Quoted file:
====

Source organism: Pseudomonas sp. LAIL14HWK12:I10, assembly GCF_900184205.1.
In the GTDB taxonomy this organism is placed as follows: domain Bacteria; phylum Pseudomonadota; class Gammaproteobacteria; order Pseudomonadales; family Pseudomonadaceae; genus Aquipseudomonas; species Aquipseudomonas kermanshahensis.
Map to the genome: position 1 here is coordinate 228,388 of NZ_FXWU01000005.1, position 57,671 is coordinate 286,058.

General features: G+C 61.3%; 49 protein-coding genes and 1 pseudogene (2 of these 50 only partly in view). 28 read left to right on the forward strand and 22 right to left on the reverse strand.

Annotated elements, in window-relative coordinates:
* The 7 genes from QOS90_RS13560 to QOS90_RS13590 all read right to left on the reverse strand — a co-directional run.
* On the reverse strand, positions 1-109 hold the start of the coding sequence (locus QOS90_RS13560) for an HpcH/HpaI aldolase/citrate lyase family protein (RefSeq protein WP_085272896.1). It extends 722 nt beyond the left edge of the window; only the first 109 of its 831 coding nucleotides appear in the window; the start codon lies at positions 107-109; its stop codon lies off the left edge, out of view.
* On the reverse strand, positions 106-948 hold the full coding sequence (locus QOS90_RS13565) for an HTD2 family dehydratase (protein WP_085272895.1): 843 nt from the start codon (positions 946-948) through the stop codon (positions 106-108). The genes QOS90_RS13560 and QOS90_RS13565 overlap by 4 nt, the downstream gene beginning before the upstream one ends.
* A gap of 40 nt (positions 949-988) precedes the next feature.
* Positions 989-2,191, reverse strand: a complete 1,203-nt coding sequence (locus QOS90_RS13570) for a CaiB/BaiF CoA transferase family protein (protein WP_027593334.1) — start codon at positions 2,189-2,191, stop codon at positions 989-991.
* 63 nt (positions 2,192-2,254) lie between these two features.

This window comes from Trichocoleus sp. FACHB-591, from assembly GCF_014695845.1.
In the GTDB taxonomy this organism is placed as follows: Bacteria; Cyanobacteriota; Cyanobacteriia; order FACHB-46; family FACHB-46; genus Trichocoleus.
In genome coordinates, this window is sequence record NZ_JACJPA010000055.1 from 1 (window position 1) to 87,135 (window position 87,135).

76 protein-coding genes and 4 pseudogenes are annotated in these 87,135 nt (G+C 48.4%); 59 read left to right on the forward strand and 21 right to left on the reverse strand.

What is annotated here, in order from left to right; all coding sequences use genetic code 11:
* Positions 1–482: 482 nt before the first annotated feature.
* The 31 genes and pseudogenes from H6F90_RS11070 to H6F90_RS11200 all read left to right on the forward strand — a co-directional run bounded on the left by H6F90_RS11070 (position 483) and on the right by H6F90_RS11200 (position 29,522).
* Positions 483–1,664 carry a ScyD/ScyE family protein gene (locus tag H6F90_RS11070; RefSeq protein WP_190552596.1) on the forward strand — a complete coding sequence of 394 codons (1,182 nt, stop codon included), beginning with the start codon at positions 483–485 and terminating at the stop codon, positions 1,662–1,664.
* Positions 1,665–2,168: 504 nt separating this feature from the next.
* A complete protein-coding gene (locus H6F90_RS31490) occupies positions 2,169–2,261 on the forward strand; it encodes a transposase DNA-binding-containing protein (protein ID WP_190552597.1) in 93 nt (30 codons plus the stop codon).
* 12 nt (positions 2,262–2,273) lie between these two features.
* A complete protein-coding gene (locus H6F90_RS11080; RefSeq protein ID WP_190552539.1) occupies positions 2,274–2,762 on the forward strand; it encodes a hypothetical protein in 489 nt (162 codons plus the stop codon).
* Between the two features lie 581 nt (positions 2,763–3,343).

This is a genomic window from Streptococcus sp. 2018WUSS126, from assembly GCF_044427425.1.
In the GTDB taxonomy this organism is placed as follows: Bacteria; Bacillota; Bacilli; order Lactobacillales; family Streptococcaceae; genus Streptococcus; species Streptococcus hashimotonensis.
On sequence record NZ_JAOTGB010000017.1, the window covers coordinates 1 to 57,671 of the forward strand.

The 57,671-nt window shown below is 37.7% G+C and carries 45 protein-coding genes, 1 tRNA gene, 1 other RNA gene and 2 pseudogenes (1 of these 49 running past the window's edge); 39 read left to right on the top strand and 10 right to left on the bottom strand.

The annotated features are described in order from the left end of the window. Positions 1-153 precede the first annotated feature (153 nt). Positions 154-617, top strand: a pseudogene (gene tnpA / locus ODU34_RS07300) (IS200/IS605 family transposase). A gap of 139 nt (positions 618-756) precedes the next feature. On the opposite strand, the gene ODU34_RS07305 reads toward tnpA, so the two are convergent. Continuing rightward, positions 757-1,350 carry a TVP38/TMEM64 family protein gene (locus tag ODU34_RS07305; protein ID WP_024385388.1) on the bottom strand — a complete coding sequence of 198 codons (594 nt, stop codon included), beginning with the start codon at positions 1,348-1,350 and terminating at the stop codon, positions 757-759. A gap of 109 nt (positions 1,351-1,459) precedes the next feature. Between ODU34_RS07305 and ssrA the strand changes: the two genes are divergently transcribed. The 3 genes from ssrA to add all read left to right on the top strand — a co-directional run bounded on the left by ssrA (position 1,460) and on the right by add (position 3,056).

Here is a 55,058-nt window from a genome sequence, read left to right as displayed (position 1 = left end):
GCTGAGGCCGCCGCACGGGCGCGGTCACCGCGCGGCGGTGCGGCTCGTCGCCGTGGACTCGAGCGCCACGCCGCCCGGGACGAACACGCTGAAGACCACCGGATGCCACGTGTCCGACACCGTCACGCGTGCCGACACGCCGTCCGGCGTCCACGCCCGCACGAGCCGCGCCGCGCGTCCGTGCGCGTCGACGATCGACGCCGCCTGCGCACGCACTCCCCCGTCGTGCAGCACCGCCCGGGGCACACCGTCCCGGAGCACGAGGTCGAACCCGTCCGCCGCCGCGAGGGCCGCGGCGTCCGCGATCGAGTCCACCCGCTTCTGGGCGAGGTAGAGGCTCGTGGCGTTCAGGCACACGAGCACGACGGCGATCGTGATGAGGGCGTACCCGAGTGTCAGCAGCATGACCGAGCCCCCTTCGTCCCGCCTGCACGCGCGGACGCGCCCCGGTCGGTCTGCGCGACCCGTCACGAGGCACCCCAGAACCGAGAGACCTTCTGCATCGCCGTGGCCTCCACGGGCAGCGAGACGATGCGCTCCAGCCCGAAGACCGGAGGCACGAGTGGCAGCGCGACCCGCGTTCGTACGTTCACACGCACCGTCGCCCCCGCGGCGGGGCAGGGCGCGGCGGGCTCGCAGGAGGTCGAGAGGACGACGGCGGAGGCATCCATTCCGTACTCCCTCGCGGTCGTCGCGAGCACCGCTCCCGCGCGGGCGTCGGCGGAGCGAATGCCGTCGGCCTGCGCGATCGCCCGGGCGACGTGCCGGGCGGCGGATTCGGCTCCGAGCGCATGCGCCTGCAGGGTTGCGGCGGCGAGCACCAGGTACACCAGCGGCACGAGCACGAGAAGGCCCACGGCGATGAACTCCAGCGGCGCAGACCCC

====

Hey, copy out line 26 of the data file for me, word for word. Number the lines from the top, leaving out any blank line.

In the GTDB taxonomy this organism is placed as follows: Bacteria; Bacillota; Bacilli; order Lactobacillales; family Streptococcaceae; genus Streptococcus; species Streptococcus hashimotonensis.